Three-month punishment could be tackled with a case to the GAA Central Appeals Committee
Tipperary coach and selector Tommy Dunne is considering his options after his three-month ban was upheld by the Central Hearings Committee.
The 2001 All-Ireland winning captain and hurler of the year was sent off by referee Johnny Murphy at half-time of the county’s provincial opener against Waterford last month following a verbal exchange between the pair.
Dunne was on the sideline for the following week’s match with Clare but was in the stand for last Sunday’s Munster SHC Round 3 defeat to Limerick in TUS Gaelic Grounds ahead of the hearing.
He has the option of bringing the case to the Central Appeals Committee in the hope he might either have his penalty reduced or quashed so that he may be able to assist Colm Bonnar in Sunday week’s final round game against Cork in Thurles.
Meanwhile, five Down players have left the panel ahead of the Tailteann Cup. Former AFL footballer Caolan Mooney is reported to become the latest to have stepped away after Ryan McEvoy, Gerard Collins, Charlie Smyth and Corey Quinn.
Down should learn their first Tailteann Cup opponents when the draw is made on Monday, the first round and quarter-finals being split on a north-south geographical basis.
Elsewhere, Meath football star Vikki Wall says she full expects the All-Ireland champions will face Dublin later this summer.
Speaking ahead of her receiving the Gaelic Writers’ ladies football personality of the year award for 2021, supported by Wilson Hartnell, Wall believes the teams will face off again after recent league and Leinster games in Navan and Parnell Park.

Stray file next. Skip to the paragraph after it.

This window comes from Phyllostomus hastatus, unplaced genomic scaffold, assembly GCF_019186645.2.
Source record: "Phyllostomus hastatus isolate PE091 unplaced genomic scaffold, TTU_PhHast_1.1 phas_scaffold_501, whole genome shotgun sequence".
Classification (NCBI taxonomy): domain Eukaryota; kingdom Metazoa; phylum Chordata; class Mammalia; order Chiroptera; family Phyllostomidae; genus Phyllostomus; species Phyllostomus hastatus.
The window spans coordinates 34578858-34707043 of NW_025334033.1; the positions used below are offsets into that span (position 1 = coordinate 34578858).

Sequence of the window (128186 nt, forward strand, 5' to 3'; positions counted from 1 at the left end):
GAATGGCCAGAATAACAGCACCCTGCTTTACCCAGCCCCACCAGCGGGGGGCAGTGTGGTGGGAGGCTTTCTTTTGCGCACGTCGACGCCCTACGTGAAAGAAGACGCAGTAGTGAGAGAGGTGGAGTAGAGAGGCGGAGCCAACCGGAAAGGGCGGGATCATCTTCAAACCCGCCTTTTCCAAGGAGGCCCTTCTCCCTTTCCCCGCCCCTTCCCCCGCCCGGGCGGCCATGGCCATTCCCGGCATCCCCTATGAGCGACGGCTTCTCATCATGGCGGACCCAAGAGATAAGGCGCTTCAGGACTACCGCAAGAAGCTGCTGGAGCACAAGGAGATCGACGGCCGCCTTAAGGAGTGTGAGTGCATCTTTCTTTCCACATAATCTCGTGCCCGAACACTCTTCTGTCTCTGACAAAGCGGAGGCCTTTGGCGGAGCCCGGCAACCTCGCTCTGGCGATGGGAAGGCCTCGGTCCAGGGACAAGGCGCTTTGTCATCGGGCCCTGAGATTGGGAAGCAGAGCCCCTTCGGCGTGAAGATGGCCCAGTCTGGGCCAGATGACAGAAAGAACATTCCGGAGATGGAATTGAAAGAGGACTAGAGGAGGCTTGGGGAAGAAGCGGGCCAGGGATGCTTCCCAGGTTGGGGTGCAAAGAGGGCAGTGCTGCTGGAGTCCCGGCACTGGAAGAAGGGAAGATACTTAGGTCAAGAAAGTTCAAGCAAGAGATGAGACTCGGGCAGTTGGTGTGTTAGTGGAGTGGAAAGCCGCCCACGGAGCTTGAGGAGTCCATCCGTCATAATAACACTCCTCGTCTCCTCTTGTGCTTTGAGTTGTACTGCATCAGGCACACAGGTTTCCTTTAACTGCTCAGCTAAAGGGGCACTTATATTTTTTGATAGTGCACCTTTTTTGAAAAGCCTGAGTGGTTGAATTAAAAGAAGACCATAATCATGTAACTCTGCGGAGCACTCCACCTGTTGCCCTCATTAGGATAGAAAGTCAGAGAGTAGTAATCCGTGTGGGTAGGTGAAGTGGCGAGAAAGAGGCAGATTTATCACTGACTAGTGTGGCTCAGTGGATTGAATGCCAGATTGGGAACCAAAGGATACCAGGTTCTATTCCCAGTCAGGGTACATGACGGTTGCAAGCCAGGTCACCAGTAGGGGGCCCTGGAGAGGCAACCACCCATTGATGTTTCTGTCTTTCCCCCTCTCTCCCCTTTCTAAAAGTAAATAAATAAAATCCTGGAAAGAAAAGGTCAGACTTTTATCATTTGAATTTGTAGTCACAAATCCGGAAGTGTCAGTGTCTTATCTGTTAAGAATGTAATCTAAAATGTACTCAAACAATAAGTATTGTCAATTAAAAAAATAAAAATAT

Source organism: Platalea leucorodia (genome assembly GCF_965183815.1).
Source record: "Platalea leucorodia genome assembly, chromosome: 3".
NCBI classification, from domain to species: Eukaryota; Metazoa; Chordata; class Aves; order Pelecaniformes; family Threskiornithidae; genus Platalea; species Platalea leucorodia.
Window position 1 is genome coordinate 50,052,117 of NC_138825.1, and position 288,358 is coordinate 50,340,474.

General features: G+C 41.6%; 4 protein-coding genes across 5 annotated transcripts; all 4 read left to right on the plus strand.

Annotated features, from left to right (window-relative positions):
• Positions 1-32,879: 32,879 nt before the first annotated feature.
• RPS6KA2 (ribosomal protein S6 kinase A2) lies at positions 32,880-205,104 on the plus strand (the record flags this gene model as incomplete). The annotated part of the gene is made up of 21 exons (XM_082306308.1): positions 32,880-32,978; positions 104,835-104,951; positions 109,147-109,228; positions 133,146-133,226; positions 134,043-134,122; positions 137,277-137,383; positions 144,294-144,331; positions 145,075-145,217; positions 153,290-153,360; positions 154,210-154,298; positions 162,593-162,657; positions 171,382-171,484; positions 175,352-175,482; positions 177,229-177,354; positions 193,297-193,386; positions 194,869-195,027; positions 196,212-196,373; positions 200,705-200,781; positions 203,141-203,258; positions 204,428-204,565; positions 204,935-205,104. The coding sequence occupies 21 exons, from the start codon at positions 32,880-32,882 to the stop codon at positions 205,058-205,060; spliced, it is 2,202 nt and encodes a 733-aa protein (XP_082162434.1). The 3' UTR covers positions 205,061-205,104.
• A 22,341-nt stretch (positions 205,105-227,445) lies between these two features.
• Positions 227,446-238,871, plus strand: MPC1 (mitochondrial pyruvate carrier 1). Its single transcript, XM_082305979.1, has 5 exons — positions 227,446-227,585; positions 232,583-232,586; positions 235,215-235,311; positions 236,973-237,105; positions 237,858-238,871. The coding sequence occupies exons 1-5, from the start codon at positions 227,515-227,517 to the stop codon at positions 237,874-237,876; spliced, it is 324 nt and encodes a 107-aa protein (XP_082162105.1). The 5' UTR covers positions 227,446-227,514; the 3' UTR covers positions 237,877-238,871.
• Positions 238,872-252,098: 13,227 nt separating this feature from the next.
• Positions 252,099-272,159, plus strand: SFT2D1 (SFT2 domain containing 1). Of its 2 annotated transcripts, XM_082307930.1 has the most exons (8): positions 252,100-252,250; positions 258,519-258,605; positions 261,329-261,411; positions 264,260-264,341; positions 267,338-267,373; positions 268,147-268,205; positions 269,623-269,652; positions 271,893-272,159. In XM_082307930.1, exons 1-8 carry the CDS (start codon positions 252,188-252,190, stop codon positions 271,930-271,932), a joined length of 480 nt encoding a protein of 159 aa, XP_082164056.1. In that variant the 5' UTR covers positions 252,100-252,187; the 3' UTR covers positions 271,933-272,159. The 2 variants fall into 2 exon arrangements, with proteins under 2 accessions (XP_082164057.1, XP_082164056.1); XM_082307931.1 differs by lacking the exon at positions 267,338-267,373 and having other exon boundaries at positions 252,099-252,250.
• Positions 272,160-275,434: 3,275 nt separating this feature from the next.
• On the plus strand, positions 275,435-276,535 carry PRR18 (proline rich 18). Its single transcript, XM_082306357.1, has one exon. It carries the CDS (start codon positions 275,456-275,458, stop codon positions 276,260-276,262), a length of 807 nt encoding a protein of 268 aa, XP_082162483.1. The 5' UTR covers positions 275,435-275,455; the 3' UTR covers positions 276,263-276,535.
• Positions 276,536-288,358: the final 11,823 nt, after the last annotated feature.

“I don’t think it will be the last time we have played Dublin,” he said of last weekend’s one-point provincial round victory over Dublin. “I think we will definitely be meeting them again. Once, if not more than that.
“Every time we play them there is only a kick of a ball between us, so for both of us and I think spectators as well, they are the type of games you want to be involved in. You want to be constantly learning and pushing yourselves so yeah, it’s great.
“We are learning every game we play. We hadn’t played them competitively since 2016, up until the All-Ireland final last year. Now we’ve played them three times in the space of a few months, it's great for both teams, really.” The Dunboyne woman is thrilled the team’s success has sparked huge interest in the county. “I suppose it’s definitely a bit bizarre,” she remarked of the attention she is receiving. “I wouldn’t say I’m used to it now at all. It still kind of comes as a bit of a shock.
“Again, I think it comes back to the hype of those games (last year). Even after the game there on Saturday at Parnell Park people were queueing up to get pictures of everyone on the team.
“People are kind of idolising the entire team. It’s great, especially for young girls to have those kind of role models and it’s so close to home for a lot of them in Meath as well.”